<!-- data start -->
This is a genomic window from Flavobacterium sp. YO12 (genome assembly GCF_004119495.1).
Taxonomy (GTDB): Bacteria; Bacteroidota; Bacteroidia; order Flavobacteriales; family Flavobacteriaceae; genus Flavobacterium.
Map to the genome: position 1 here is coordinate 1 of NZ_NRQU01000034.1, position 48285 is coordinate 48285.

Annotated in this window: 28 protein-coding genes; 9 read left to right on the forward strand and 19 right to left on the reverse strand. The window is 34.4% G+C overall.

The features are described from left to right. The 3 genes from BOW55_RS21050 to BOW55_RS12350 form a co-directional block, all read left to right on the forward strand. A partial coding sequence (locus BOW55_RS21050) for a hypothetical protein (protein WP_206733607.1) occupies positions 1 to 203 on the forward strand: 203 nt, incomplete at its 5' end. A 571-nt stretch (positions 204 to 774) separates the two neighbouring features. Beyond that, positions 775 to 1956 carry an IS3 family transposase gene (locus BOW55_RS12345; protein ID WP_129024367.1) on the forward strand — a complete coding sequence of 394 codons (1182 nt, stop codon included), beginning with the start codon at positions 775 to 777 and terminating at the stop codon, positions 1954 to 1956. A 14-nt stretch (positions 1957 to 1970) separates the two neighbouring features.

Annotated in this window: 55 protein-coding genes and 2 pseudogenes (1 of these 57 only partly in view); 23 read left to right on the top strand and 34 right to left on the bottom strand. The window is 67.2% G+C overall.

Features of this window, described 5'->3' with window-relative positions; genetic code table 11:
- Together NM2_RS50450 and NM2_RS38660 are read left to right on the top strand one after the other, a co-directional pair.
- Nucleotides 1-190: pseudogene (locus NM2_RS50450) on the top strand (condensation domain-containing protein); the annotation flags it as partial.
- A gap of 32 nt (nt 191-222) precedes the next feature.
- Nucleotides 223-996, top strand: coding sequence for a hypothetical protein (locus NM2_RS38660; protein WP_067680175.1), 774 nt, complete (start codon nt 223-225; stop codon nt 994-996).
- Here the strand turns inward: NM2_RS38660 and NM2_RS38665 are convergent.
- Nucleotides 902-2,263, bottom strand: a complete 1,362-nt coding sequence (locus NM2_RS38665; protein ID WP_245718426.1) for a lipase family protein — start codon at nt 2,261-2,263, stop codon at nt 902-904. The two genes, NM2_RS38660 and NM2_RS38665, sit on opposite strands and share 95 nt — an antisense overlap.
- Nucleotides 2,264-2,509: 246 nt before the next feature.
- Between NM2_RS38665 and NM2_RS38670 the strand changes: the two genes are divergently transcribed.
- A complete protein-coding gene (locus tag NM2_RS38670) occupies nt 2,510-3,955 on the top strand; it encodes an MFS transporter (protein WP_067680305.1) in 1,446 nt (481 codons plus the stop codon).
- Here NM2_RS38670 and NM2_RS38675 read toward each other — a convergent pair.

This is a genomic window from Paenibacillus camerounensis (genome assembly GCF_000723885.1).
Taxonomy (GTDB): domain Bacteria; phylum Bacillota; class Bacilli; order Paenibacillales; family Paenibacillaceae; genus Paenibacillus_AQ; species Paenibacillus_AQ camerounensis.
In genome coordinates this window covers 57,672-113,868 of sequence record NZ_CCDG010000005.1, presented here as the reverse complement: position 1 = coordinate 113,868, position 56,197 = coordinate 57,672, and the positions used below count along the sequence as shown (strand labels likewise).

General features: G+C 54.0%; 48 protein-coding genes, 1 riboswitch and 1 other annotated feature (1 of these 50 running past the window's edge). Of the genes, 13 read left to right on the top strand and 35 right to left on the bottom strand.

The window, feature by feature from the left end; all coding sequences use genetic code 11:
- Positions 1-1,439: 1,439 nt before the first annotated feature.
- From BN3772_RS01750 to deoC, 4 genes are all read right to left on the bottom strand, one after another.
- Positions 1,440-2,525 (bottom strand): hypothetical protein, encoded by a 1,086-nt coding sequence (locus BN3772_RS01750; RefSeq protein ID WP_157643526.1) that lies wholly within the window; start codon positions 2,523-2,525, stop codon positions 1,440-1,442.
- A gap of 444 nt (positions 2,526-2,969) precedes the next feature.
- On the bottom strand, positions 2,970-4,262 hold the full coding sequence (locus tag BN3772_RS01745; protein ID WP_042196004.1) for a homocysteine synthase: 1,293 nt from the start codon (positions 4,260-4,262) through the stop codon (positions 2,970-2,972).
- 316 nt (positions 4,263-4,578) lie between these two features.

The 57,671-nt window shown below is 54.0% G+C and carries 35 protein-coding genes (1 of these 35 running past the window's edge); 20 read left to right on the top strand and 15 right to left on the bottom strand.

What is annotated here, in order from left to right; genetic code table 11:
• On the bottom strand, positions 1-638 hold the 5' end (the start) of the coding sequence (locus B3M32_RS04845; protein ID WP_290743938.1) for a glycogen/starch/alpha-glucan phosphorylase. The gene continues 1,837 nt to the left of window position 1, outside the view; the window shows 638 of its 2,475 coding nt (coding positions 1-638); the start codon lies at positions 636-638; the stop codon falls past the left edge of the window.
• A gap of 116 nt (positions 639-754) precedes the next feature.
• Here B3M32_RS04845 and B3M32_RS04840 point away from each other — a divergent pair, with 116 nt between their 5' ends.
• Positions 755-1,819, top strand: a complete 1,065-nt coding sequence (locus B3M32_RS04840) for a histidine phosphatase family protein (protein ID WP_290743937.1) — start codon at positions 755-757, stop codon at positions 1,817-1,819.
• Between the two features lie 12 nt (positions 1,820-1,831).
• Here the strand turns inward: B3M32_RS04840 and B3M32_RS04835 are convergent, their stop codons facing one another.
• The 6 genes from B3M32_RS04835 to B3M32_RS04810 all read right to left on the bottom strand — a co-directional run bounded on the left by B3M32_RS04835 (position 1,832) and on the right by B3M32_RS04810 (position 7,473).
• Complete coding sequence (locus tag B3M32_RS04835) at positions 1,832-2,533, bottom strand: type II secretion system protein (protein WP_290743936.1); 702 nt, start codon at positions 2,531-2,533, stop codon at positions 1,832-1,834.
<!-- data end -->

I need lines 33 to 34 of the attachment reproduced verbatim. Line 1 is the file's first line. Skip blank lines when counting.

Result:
• Here B3M32_RS04845 and B3M32_RS04840 point away from each other — a divergent pair, with 116 nt between their 5' ends.
• Positions 755-1,819, top strand: a complete 1,065-nt coding sequence (locus B3M32_RS04840) for a histidine phosphatase family protein (protein ID WP_290743937.1) — start codon at positions 755-757, stop codon at positions 1,817-1,819.